A Uintah County police lieutenant has personally apologized to the judge who filed a contempt-of-court complaint against him.
Naples Police Lt. Manny Escoto has been accused by 8th District Judge A. Lynn Payne of disregarding instructions given to him after the judge signed a search warrant in late July. On Wednesday, Escoto told Payne he misunderstood the judge's decision to limit the scope of the search warrant in question. He offered to resign immediately from the police force as a demonstration of his remorse.
Payne, who said he'd never held an officer in contempt in his 22 years on the bench, rejected Escoto's offer, saying that wasn't what he wanted. He made Escoto promise not to resign.
In a Sept. 15 complaint, Payne said Escoto appeared in his chambers seeking a warrant to access information on a cell phone. Authorities were investigating allegations that an unnamed juvenile had engaged in sexual activity with a 12-year-old girl. They believed the phone contained text messages, images and videos related to the juvenile's alleged sexual activity with other possible victims, according to the search-warrant application.
"Although the proposed warrant only requested the search of the cell phone, it was apparent to the court that Lt. Escoto also sought authority to search the records of Alltel Inc.," Payne wrote in his complaint, noting the cell-phone company was not a party in the case.
"The court informed Lt. Escoto that the court would not authorize a search of the records of Alltel Inc.," Payne continued, "and that an investigative subpoena would have to be issued to obtain the records."
Payne said he called the prosecutor involved in the investigation, Mike Drechsel, and spoke with him while Escoto was still in the judge's chambers. Payne said he reiterated the need for a subpoena to access phone-company records, and Drechsel agreed to prepare the required paperwork.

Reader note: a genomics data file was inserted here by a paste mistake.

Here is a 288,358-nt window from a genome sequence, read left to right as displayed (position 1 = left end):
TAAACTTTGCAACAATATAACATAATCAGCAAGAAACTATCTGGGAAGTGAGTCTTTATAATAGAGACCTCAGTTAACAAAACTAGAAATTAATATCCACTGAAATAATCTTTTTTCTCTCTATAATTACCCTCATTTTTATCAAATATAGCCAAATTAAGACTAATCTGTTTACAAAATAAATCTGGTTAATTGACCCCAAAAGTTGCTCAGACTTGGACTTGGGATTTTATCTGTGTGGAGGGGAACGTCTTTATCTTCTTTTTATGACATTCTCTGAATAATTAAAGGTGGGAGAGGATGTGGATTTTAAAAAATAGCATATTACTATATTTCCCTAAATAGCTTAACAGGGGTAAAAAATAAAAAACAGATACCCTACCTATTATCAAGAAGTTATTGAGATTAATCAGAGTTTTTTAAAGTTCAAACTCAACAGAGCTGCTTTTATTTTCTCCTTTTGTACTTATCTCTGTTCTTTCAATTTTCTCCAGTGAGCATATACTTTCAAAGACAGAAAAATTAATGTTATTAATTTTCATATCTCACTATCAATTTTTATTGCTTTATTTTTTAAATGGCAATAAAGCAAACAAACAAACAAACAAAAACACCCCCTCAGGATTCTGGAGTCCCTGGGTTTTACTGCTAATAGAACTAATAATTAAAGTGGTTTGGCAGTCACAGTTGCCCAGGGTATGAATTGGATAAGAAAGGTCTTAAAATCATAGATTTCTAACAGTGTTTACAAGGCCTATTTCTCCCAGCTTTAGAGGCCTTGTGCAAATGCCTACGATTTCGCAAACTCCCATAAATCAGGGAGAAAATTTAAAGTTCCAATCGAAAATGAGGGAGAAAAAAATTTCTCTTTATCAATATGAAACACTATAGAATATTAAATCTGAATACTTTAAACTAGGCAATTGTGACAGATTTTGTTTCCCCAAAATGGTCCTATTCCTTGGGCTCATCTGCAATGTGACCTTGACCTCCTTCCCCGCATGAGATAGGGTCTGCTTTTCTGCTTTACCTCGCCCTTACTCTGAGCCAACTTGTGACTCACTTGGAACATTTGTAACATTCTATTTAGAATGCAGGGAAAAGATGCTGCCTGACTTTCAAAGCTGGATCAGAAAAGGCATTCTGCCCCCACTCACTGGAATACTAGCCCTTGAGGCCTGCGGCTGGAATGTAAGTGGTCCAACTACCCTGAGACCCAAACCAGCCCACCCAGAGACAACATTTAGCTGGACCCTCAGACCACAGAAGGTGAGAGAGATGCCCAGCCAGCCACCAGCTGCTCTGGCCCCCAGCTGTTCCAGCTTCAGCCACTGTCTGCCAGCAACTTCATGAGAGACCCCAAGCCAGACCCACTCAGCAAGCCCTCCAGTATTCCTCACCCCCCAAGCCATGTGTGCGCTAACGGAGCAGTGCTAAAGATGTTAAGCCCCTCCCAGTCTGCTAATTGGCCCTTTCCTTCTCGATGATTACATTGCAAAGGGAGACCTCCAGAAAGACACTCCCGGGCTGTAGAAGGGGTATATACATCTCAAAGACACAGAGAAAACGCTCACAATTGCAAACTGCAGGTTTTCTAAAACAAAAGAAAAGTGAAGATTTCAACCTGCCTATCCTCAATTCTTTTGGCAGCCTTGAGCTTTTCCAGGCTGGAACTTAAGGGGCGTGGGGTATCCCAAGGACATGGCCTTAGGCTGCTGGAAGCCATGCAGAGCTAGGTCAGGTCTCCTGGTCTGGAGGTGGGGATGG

The judge noted that the conversation with Drechsel took place on speakerphone, allowing Escoto to hear what was said by both parties.
"The court signed the warrant, and when handing the warrant to Lt. Escoto, the court asked Lt. Escoto if he understood that the warrant only authorized the search of the cell phone and did not authorize him to search the records of Alltel Inc.," Payne wrote. "Lt. Escoto indicated that he understood."
The judge said Drechsel later informed him that Escoto had served the search warrant on Alltel, which Payne said was done "without the authority of the court" and "in violation of the court's specific directive not to do so."
Naples Police Chief Mark Watkins said he has conducted an informal investigation into the judge's allegations against Escoto, his second in command.
The chief said Escoto maintains that he believed Payne had authorized him to serve the warrant on Alltel "that one time" for the purpose of securing text-message records, which are only accessible for 10 days. Watkins said the lieutenant believed that the judge's order that a subpoena be secured for phone-company records would apply to future investigations.
"He follows the rules," Watkins said. "That's what leads me to believe there was a misunderstanding."
Payne has set an Oct. 28 date for a hearing on the matter.